Types of Off-Road Lights

When night falls, off-roading becomes a very tricky activity. That’s because being alone with nature suggests the absence of any ambient lighting. Whereas natural terrain can be pretty rough or even impassable, it transforms night-time off-roading into a complicated and even dangerous task. That’s why off-road lights are important.

Built according to the principles that differ from those employed by the factory-installed headlights, off-road lighting equipment is meant to bring light to the area where headlights cannot do that.

off-road lights

Image by CARID

With the growing popularity of such add-ons, the number of variations and options is tremendous. And it makes the selection somewhat puzzling. Understanding the benefits of one or another type of off-roading illumination will help you to simplify the task.

Halogen vs LED

According to the design of light-emitting components, present-day off-road lights can be divided into those using halogen bulbs, HID lamps (Xenon), and those relying on light-emitting diodes. The only considerable advantage of the former is a lower price. Other types are more expensive, but have many advantages such as a longer useful life, improved energy efficiency, higher brightness, and better resistance to vibrations and impacts (which is essential during off-roading).

LED vs HID (Xenon)

This kind of comparison is probably the most difficult for a person who is about to get decent aftermarket lights. Both of these types have exceptionally low energy consumption, which is good for your factory electrical system, and perfect resistance against vibrations. Equipped with special lens, HID lights can be brighter for the same or less price, whereas powerful LEDs may cost pretty much and tend to overheat. However, LEDs can be joined into groups (like in a light bar) and, in many cases, are capable of illuminating a wider area than Xenon lights.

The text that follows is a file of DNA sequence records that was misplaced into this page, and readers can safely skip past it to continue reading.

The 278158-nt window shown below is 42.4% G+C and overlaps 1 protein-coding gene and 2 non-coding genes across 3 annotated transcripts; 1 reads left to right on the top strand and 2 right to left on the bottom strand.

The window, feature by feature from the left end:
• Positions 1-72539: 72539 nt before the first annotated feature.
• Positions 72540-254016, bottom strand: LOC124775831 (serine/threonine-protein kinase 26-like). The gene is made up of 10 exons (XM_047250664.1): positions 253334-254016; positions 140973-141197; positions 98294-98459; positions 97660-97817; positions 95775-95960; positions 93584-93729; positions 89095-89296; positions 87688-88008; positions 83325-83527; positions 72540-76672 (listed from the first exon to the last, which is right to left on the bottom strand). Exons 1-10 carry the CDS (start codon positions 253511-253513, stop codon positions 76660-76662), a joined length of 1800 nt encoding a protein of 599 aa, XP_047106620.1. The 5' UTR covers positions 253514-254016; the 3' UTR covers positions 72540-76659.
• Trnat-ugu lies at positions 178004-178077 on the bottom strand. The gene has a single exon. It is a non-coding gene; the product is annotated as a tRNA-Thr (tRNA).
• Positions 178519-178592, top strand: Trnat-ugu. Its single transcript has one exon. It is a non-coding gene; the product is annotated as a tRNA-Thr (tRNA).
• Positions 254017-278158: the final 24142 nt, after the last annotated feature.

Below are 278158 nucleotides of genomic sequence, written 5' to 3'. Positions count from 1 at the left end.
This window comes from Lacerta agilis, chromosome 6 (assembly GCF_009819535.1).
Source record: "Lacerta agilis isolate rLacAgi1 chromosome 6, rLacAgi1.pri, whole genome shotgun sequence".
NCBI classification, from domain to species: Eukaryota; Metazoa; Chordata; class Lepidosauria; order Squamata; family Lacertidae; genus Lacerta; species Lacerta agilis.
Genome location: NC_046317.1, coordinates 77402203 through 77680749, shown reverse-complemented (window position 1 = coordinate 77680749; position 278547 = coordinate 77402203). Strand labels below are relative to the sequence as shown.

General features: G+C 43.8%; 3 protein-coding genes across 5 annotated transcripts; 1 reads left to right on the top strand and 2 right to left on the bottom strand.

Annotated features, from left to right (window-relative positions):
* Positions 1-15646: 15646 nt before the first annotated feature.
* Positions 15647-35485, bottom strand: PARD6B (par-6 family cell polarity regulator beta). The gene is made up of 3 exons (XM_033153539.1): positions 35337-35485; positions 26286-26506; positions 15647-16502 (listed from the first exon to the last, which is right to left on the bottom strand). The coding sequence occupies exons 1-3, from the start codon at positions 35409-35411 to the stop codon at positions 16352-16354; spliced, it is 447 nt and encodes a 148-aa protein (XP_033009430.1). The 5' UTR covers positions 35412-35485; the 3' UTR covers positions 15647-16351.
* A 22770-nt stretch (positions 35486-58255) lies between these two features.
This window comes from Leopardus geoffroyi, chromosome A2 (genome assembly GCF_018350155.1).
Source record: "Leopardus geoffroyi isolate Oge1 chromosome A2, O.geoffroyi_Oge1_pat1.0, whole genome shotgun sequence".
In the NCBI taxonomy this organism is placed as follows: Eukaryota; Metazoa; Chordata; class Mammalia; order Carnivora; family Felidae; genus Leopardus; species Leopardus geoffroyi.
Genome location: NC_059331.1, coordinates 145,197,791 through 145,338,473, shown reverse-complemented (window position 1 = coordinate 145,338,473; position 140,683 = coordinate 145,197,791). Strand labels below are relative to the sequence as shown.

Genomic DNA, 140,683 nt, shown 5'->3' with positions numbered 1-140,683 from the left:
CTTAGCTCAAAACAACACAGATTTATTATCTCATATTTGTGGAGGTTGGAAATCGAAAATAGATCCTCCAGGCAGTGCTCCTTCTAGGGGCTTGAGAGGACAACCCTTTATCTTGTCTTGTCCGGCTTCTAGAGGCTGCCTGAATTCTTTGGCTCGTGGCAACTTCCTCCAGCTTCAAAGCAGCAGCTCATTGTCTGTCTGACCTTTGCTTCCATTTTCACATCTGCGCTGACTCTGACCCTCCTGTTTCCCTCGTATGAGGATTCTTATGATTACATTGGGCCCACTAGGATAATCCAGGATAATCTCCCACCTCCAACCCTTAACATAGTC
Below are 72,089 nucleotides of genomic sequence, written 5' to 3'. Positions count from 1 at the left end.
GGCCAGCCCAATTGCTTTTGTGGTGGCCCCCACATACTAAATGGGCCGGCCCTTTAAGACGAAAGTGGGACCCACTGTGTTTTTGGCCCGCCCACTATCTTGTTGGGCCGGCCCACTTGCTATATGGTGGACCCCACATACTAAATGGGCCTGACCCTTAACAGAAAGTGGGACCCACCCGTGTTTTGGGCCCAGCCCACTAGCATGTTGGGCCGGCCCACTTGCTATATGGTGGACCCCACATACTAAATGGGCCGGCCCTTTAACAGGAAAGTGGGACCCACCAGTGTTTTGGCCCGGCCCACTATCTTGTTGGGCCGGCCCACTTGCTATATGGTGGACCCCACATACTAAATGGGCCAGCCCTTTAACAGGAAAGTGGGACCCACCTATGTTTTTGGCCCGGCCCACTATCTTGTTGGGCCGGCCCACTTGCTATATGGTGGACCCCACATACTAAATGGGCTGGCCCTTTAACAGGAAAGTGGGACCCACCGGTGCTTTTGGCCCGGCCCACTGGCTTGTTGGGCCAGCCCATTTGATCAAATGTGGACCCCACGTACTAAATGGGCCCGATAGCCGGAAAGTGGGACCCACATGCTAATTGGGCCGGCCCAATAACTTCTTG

Spot vs flood

Like vehicle headlights, off-road lights can provide both directed and scattered beams. The first option is good for aggressive, high-speed off-roading, as it greatly increases a visible distance and allows for focusing on objects located quite far. The second option expands the visible area, which is useful for sharp maneuvers. Also, there are options combining these two benefits, but they are considerably more expensive and somewhat compromising.

Light bar vs twin lights

One of the benefits of LED technology is the possibility to arrange light-emitting components in a pretty much any form. LED light bars, which consist of many diodes, are particularly popular nowadays. In comparison to traditional separately installed lamps, the bar offers more light at a closer distance, simpler installation, and spaceship-like appearance. Also, the bar can be curved for increasing the illuminated area.

Roof-mounted vs bumper-mounted

Roof and bumper/front guards are the most frequently selected points for the installation of additional lights. The problems with the former are connected mainly with the installation procedure, which can be tricky. However, the upper location of lights allows for better illumination of ground irregularities. Lights installed at the front end encounter more problems with dirt, flying stones, and damages generally worsening their efficiency. Anyway, the kind of off-road lights that would be ideal for you greatly depends on a territory and frequency of their use.